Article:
Photographing this scene was an incredible experience. I was spending the night camping with a few photography friends at the Pink Lakes National Park in Sunset Country 70 km west of Ouyen, along the Mallee Highway, in far North West Victoria, Australia. The Pink Lakes get their name from the deep red pigment carotene that is secreted from the alga on the lakes. The pinkish hue of the lakes is strongest in late summer, particularly when viewed early or late in the day or under a white cloudy sky.
The lakes rarely hold much water and during summer it's common for the water to evaporate, resulting in salt crusts forming a series of seemingly random lines over the surface of the lake. While these lines provide an interesting design element and a way into abstraction, care should be taken when walking onto the lakebed. A heavy footfall could penetrate the surface and see you sink knee deep in mud. It's also wise not to lay your camera directly on the ground, which is caked in salt, and to thoroughly clean the outside of your camera and tripod with a damp cloth immediately after each shoot. Salt is high corrosive and on your return home, to prevent your tripod seizing up at its joints, it's a good idea to work some marine grade lubricant over the tripod. The lakes provided industry to the area with salt being commercially harvested between 1916 and 1975. Abounding with wildlife the visitor may well see Western Grey Kangaroo, Emu, Echidna and a variety of bird life. Springtime sees the emergence of lovely wildflowers.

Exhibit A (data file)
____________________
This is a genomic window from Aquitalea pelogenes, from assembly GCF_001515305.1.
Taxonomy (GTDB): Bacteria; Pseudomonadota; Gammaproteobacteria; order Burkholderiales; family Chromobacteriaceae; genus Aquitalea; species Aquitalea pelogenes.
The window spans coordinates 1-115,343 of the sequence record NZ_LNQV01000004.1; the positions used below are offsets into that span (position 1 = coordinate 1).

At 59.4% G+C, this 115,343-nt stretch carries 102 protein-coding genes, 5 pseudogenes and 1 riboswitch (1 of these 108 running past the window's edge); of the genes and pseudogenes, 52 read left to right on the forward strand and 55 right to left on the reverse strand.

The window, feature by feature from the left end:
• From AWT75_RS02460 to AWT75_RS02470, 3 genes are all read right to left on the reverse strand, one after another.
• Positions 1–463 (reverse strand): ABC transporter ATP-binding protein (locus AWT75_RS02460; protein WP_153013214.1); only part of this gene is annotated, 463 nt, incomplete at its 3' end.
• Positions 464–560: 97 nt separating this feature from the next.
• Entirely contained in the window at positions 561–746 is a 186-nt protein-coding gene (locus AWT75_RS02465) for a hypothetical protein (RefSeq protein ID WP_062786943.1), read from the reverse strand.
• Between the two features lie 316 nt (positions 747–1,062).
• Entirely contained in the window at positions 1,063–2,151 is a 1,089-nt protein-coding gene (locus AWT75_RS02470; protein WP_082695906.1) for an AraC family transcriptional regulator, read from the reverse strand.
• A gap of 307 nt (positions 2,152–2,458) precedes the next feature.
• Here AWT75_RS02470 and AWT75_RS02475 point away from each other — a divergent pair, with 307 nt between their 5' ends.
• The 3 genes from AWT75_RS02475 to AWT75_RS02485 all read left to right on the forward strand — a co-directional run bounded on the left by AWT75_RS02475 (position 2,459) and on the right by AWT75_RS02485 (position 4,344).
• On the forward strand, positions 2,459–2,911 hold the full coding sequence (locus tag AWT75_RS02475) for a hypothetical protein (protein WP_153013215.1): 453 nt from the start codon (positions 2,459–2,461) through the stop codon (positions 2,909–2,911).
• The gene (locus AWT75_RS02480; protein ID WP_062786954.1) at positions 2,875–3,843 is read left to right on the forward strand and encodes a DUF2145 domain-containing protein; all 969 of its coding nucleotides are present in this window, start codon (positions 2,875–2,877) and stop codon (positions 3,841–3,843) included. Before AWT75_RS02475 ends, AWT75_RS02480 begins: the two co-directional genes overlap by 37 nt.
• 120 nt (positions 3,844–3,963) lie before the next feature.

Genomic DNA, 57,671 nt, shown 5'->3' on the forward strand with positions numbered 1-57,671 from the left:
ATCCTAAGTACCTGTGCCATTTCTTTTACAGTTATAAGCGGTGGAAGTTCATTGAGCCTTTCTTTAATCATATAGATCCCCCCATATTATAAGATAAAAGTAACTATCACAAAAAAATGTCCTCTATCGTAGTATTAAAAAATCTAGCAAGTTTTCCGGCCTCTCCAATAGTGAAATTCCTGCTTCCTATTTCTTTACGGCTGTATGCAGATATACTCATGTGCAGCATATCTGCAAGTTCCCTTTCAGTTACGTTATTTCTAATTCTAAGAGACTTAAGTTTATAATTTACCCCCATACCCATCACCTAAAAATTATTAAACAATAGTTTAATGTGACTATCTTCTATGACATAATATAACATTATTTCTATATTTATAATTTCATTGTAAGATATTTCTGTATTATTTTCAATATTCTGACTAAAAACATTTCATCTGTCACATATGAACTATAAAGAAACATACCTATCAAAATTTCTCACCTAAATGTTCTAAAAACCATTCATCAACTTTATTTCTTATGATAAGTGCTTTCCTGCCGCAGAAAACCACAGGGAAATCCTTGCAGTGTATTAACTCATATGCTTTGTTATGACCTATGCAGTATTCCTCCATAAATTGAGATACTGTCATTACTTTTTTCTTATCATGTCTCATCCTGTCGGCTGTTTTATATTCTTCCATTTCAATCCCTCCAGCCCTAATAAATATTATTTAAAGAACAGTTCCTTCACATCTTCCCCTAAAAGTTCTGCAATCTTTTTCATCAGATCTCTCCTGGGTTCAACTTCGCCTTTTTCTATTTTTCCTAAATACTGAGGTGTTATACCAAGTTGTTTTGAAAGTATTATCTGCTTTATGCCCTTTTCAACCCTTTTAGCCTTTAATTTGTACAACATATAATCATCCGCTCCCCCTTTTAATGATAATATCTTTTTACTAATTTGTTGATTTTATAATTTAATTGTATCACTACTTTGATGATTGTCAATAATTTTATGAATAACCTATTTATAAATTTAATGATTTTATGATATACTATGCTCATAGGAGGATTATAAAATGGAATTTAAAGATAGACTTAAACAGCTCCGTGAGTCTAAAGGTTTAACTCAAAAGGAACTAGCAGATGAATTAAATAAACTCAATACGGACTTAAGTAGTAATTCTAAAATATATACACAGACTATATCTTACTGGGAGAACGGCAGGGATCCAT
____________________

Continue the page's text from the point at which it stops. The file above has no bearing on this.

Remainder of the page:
I made the above image with a Leica M6 camera and Leica 35mm f2 Summicron lens with Kodak Professional Ektachrome 100VS film. Image processing was done in Adobe Camera RAW and Adobe Photoshop CS3.